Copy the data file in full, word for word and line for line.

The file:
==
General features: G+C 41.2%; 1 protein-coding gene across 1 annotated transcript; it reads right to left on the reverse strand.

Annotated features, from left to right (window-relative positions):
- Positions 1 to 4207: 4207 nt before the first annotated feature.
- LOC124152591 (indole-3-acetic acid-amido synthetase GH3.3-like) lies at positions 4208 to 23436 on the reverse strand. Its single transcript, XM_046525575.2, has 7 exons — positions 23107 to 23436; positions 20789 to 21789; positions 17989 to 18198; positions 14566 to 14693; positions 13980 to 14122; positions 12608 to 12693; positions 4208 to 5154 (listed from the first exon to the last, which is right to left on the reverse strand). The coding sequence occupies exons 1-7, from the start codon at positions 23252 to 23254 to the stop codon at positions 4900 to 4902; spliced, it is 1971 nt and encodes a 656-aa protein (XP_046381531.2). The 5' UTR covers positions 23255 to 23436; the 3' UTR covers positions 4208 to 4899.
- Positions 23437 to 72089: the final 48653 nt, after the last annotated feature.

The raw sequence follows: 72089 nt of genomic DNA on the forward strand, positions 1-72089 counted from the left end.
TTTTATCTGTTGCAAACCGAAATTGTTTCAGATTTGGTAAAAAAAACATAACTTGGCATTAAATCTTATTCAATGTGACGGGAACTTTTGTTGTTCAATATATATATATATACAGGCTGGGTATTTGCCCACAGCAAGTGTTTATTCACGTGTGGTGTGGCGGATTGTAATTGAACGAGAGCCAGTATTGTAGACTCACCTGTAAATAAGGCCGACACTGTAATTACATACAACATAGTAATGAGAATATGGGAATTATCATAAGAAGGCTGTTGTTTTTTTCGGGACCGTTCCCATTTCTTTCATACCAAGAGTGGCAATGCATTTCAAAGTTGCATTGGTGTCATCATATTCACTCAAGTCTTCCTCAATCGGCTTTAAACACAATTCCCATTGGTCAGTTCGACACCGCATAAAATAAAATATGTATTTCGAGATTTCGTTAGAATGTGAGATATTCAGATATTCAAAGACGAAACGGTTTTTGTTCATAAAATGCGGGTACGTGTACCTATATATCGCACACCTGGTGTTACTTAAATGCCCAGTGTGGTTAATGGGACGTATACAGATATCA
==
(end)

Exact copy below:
General features: G+C 41.2%; 1 protein-coding gene across 1 annotated transcript; it reads right to left on the reverse strand.

Annotated features, from left to right (window-relative positions):
- Positions 1 to 4207: 4207 nt before the first annotated feature.
- LOC124152591 (indole-3-acetic acid-amido synthetase GH3.3-like) lies at positions 4208 to 23436 on the reverse strand. Its single transcript, XM_046525575.2, has 7 exons — positions 23107 to 23436; positions 20789 to 21789; positions 17989 to 18198; positions 14566 to 14693; positions 13980 to 14122; positions 12608 to 12693; positions 4208 to 5154 (listed from the first exon to the last, which is right to left on the reverse strand). The coding sequence occupies exons 1-7, from the start codon at positions 23252 to 23254 to the stop codon at positions 4900 to 4902; spliced, it is 1971 nt and encodes a 656-aa protein (XP_046381531.2). The 5' UTR covers positions 23255 to 23436; the 3' UTR covers positions 4208 to 4899.
- Positions 23437 to 72089: the final 48653 nt, after the last annotated feature.

The raw sequence follows: 72089 nt of genomic DNA on the forward strand, positions 1-72089 counted from the left end.
TTTTATCTGTTGCAAACCGAAATTGTTTCAGATTTGGTAAAAAAAACATAACTTGGCATTAAATCTTATTCAATGTGACGGGAACTTTTGTTGTTCAATATATATATATATACAGGCTGGGTATTTGCCCACAGCAAGTGTTTATTCACGTGTGGTGTGGCGGATTGTAATTGAACGAGAGCCAGTATTGTAGACTCACCTGTAAATAAGGCCGACACTGTAATTACATACAACATAGTAATGAGAATATGGGAATTATCATAAGAAGGCTGTTGTTTTTTTCGGGACCGTTCCCATTTCTTTCATACCAAGAGTGGCAATGCATTTCAAAGTTGCATTGGTGTCATCATATTCACTCAAGTCTTCCTCAATCGGCTTTAAACACAATTCCCATTGGTCAGTTCGACACCGCATAAAATAAAATATGTATTTCGAGATTTCGTTAGAATGTGAGATATTCAGATATTCAAAGACGAAACGGTTTTTGTTCATAAAATGCGGGTACGTGTACCTATATATCGCACACCTGGTGTTACTTAAATGCCCAGTGTGGTTAATGGGACGTATACAGATATCA